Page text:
Shantallow’s ancient burial site mystery

Ian Leitch previously pictured beside a reconstruction of a 5000 years old bronze age burial at an archaeology exhibition at Northside Shopping Centre. (2903PG20)
Ian Leitch previously pictured beside a reconstruction of a 5000 years old bronze age burial at an archaeology exhibition at Northside Shopping Centre. (2903PG20)

A Derry archeologist has received information that seems to point to an ancient burial site in the Shantallow Estate in the city.

Ian Leitch said that he has received a report of ‘cairn burials’ uncovered by a workman during the construction of the Shantallow housing estate over 40 years ago.

Ian Leitch previously pictured beside a reconstruction of a 5000 years old bronze age burial at an archaeology exhibition at Northside Shopping Centre. (2903PG20)

Ian Leitch previously pictured beside a reconstruction of a 5000 years old bronze age burial at an archaeology exhibition at Northside Shopping Centre. (2903PG20)

No further exploration was conducted at the time, however, and the site went unreported and was covered over.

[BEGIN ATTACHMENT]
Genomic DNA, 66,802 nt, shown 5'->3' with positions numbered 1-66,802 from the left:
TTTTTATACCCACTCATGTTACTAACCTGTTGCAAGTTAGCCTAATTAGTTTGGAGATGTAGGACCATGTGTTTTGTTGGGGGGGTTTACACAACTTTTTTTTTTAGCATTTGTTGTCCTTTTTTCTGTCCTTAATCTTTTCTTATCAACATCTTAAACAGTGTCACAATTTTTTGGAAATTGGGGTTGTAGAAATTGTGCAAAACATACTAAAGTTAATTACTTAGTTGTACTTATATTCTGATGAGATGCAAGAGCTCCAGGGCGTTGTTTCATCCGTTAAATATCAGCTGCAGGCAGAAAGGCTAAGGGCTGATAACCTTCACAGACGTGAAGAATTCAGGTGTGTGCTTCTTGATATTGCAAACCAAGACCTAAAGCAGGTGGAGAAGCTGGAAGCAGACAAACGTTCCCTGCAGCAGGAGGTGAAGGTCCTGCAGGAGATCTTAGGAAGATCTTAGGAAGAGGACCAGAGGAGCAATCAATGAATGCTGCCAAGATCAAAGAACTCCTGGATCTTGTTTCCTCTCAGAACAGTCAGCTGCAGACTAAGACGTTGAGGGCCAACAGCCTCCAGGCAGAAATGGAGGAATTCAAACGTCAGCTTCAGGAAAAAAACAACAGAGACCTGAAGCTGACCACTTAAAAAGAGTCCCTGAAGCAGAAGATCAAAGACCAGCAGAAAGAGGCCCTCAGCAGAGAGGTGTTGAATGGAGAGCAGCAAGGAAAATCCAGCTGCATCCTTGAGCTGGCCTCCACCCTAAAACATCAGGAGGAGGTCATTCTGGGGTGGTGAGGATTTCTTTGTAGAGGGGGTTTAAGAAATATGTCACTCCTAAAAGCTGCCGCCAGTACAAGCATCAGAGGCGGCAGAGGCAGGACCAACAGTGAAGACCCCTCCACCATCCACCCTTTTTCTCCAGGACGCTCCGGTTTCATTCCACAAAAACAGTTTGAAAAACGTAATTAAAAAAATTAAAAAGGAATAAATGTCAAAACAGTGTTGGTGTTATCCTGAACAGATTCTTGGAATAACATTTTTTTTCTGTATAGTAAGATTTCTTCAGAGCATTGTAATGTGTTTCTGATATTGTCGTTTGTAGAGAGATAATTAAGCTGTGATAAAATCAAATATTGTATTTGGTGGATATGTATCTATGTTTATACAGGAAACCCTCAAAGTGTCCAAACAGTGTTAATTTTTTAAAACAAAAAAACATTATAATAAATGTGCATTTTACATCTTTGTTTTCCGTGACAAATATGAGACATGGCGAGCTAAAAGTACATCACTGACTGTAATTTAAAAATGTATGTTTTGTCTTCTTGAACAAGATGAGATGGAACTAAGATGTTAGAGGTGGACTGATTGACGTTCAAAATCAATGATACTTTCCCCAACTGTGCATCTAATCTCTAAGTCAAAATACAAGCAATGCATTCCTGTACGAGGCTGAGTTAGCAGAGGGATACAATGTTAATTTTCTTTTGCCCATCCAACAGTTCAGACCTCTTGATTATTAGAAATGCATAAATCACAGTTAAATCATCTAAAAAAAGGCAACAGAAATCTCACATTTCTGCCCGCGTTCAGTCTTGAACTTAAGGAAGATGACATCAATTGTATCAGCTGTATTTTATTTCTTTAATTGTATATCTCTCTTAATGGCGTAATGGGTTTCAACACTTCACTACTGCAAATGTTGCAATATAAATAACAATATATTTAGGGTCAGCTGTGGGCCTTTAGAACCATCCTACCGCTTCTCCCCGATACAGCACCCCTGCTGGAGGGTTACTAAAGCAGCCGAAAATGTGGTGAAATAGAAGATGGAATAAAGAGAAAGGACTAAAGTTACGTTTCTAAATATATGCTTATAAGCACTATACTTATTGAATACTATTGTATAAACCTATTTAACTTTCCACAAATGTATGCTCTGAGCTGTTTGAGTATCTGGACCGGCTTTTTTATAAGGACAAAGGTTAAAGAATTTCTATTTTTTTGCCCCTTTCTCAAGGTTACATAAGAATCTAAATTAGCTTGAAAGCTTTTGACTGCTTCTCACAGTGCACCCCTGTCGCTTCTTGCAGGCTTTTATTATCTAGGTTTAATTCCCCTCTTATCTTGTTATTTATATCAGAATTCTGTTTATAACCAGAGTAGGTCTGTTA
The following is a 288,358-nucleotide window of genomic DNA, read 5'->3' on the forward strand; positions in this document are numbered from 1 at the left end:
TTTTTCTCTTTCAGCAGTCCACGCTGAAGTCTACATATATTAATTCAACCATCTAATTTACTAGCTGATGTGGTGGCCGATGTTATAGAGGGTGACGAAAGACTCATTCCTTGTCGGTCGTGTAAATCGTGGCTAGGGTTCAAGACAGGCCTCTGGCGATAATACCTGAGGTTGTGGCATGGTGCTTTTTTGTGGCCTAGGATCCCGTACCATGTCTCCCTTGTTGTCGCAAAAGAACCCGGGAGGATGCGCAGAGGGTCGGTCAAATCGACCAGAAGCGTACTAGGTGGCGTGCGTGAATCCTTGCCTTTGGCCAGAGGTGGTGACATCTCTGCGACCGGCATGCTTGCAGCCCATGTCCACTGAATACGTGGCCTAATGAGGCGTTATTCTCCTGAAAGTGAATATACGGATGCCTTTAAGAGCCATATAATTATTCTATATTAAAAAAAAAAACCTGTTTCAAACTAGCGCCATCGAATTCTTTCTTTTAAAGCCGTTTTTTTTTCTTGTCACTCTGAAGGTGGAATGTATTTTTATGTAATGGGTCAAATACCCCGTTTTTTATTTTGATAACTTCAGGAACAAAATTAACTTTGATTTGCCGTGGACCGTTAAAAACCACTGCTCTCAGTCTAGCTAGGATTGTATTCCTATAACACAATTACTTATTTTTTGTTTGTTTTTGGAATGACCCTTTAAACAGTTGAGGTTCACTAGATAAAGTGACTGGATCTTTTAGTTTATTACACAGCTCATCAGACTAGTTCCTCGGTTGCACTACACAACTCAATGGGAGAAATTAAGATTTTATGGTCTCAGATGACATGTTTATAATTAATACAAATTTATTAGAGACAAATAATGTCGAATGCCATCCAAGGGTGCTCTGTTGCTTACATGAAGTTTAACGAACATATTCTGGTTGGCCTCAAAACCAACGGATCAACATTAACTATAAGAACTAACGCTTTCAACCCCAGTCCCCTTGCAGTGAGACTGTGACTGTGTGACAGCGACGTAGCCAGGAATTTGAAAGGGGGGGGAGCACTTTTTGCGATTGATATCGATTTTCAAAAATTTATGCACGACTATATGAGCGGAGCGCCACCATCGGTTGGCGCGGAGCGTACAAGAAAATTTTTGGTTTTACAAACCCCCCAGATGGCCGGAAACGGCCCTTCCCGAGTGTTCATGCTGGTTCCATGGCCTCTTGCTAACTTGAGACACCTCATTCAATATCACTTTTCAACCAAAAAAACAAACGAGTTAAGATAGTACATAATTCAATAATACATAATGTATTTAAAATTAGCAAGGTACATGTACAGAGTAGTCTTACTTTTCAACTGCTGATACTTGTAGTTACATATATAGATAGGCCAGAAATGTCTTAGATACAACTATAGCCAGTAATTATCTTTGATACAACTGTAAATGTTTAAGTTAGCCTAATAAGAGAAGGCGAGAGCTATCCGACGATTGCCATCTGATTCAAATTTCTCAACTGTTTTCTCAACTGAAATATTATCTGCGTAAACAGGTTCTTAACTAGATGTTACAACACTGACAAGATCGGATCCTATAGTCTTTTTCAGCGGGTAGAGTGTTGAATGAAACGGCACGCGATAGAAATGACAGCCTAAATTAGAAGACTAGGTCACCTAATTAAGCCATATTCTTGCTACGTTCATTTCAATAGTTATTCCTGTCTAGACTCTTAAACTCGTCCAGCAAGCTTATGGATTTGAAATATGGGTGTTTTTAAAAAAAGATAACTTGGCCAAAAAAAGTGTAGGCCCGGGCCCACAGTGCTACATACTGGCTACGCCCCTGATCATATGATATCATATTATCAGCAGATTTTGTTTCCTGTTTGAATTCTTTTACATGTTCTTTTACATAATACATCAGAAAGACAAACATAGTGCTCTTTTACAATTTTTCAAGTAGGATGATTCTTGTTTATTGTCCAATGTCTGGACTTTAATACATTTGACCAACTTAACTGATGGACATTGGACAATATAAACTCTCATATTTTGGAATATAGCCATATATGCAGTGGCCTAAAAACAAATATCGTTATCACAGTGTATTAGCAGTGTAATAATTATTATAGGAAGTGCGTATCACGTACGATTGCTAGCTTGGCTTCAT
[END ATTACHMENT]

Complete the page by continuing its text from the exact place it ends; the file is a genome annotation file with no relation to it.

It is understood the ancient graves are not directly under any homes in the area but are within the housing estate.

Mr. Leitch said he had received information that workmen were using a mechanical digger on the site to the rear of a group of new houses when they came across a stone structure.

One of the objects was briefly explored by a worker at the time and a skeleton found inside before it was covered over again with soil and work continued.

Mr. Leitch said: “When the workman, who does not wish to be named, described what he had found to me I knew exactly what he had unearthed that day.

“What he uncovered was a ‘cist’ stone-like box structure made of stones upright at the edges. Those are a typical grave-like feature dating back to the early Bronze Age in Ireland, circa 2,500 BC.

“Burials like the one the workman unearthed have been found in the past in Shantallow,” he said, adding that others have been uncovered in Pennyburn and Culmore areas

A ‘cist’ grave is constructed from a number of slabs forming the walls and topped with a large capstone, Mr. Leitch said. Sometimes an earthenware pot is buried in with the deceased, who would be placed in a foetal position facing the east.

He added that the find ties in with a wealth of other archeological discoveries across the region pointing to a settlement along a valley, part of which would have been under water and wetlands during the Bronze Age.